What Youtubers are missing when talking about the 6D Mark II

I rarely do write articles in English but today I thought it is necessary. Recently there have been a lot of YouTubers commenting on using or switching to the 6D Mark II. Also to some, it is the most underrated Canon camera. Recently a video by Jared Polin (aka The Fro) made me think:

Why are so many people do enjoying the 6D Mark II but I just can't like this camera?

The answer came to me very easy: That camera is missing the point. It has a wonderful screen on the back which can be rotated in all directions, it has great video features including Dual Pixel Autofocus and I do like all of this features but this are only video features. We are still talking about an SLR camera – it has a mirror inside and that mirror has a reason. An SLR camera should be good for still images which are the main emphasis in photography. It is a full frame camera and from a camera, with 24x36 mm sensor I expect to be a fairly professional camera especially in the €2000 price range. Unfortunately five years after the original 6D there has not been a leap forward in this direction. The original 6D had an awesome 20-megapixel sensor and was in many ways the successor of the 5D Mark II. Image quality is wonderful AF is based on the 5D Mark IIs diamond array. When I heard the first rumours of the 6D II my reaction was like: shut up and take my money. They claimed SD dual card slots, improved autofocus and a new interesting sensor with approximately 25 megapixels. That sounded like all we ever asked for still images.

Now the problems: we haven't been given the dual card slots, only one slow UHS I SD card slot (that is a big deal since Nikon even gives even cheaper Cameras the ability to write the images on two cards and all other companies also tend to have two slots for memory cards). I can't say they didn't give the camera better autofocus for stills but the way is the problem: The 6D II has the 80D AF module and this is a wonderful AF module for an APS-C camera but on the bigger full frame sensor those AF points are tightly packed in the middle which means I still have to use the focus and recompose technique (it works but I am getting tired of it since I am losing photos I could take otherwise). Finally the imaging sensor: we now do have the dynamic range of the 5D II in an 8 years younger body. That is not the way to go. Updating the original 6Ds sensor would have made more sense than the new sensor that looks bad in comparison to other brands.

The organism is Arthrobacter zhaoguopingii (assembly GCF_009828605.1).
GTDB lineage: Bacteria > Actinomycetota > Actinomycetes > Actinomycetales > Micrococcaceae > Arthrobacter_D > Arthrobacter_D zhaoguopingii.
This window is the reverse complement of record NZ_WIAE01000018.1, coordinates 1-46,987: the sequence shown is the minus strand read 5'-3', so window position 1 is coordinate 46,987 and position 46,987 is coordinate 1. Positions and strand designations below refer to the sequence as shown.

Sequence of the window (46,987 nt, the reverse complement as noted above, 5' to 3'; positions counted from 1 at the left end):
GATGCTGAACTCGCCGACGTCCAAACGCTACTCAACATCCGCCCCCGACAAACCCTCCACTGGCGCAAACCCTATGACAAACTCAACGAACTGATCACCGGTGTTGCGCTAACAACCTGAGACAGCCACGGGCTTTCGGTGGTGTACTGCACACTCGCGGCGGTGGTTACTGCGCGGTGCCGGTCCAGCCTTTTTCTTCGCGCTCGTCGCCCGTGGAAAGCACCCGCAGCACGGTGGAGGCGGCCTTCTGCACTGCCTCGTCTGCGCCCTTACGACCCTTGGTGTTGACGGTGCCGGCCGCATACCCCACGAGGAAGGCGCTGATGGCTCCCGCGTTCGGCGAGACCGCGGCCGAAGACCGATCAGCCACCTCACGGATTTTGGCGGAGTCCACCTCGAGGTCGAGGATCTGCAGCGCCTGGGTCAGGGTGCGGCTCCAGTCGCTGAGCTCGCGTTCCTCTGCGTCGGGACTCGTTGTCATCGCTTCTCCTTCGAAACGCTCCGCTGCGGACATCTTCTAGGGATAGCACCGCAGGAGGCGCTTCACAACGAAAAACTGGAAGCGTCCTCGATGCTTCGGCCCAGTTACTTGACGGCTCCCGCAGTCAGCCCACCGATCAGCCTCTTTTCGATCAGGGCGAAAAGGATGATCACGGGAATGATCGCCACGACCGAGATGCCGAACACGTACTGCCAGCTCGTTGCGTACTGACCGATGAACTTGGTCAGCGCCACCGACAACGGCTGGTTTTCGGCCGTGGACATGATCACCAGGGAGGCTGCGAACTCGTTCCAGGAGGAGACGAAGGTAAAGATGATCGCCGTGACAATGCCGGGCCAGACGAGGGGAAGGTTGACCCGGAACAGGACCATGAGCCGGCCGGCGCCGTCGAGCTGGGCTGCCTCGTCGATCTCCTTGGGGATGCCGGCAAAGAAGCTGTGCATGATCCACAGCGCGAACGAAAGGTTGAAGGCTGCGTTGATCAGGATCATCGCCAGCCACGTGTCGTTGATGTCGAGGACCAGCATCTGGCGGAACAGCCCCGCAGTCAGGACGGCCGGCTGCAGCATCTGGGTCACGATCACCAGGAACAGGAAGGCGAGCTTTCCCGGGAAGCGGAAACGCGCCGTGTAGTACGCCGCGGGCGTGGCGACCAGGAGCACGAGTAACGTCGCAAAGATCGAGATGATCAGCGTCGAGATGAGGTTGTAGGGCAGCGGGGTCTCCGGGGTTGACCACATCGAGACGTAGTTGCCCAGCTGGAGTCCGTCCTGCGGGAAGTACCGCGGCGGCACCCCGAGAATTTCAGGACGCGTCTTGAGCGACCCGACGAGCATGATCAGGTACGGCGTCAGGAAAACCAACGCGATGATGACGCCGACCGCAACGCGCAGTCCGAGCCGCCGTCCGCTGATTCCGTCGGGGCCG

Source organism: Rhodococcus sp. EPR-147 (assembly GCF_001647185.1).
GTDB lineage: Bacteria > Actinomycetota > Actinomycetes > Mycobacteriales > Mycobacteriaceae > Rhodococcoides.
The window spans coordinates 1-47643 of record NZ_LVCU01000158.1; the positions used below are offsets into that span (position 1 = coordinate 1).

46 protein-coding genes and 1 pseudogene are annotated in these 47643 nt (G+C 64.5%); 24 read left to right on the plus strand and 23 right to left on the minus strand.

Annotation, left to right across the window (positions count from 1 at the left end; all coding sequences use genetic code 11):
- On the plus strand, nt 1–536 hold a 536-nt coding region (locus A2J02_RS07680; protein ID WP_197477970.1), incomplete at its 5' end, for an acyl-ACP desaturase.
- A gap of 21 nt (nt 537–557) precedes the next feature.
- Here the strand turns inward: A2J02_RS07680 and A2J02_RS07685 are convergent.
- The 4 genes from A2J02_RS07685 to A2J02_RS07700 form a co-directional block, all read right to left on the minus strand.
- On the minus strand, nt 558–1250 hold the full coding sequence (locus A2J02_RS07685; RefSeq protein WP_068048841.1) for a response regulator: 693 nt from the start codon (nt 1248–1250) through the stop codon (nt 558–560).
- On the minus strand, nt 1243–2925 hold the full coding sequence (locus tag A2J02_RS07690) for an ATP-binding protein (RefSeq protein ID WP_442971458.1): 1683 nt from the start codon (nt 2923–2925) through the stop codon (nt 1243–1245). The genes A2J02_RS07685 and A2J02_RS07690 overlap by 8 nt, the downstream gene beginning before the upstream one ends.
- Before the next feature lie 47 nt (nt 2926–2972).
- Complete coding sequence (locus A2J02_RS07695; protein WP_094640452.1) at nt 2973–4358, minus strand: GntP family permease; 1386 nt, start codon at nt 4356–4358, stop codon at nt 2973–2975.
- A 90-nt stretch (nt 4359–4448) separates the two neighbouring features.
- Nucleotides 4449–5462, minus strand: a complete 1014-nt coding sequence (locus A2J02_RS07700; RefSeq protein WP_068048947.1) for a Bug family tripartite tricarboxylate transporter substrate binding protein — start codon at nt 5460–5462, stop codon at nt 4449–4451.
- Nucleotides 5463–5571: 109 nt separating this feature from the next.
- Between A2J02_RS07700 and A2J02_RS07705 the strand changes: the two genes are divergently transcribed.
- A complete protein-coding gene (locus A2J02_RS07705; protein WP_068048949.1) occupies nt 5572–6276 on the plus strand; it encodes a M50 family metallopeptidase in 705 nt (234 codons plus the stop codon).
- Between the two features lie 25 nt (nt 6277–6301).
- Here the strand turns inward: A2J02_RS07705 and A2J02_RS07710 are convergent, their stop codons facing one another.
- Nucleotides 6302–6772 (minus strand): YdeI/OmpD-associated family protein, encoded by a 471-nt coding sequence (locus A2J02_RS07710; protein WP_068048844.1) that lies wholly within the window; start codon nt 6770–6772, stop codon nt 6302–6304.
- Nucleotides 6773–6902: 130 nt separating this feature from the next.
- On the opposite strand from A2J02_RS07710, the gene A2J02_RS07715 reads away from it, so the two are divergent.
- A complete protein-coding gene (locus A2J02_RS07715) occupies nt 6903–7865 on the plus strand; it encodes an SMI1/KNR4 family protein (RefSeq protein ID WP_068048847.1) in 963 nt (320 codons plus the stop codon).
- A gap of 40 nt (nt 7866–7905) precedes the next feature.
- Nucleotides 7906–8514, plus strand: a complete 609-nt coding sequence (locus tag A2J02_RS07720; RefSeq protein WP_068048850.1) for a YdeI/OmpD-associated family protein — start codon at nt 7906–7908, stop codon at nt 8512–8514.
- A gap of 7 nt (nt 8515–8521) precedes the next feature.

One side note on the vlogging aspect: the vloggers I heard that liked the 6D Mark II (for example Jared Polin, Peter McKinnon and Casey Neistat) are all from North America (either USA or Canada). There is a difference to Europe. In the EU there is a difference in taxes between still cameras and video cameras and a camera that can record 30-minute videos or longer are automatically video cameras. This puts some additional limits on usability on cameras for video work. Also, none of them thinks that the video quality is great, most of them rather call it sufficient.

So let's do a recap: the 6D II is a wonderful vlogging camera. It would have been an awesome full-frame mirrorless camera but the problem is that this camera is still an SLR and not a mirrorless camera. So Canon: Please! If you are listening: get things straight. Let us photographers have the right camera for the right job. A 6D II-ish mirrorless camera with Dual Card Slot in the same price range would be the way to go and Please! Be fast! Competition is big and Sony and Nikon are doing great jobs with their cameras.


 

 

The original 6D for me was the ultimate press photographers tool. It had great low light quality, wireles LAN integrated and many similarities to the wonderfull 5D Mark II. 5 years later the 6D Mark II was expected to be a big leap forward but it failed for many photographers.

The original 6D for me was the ultimate press photographers tool. It had great low light quality, wireles LAN integrated and many similarities to the wonderfull 5D Mark II. 5 years later the 6D Mark II was expected to be a big leap forward but it failed for many photographers.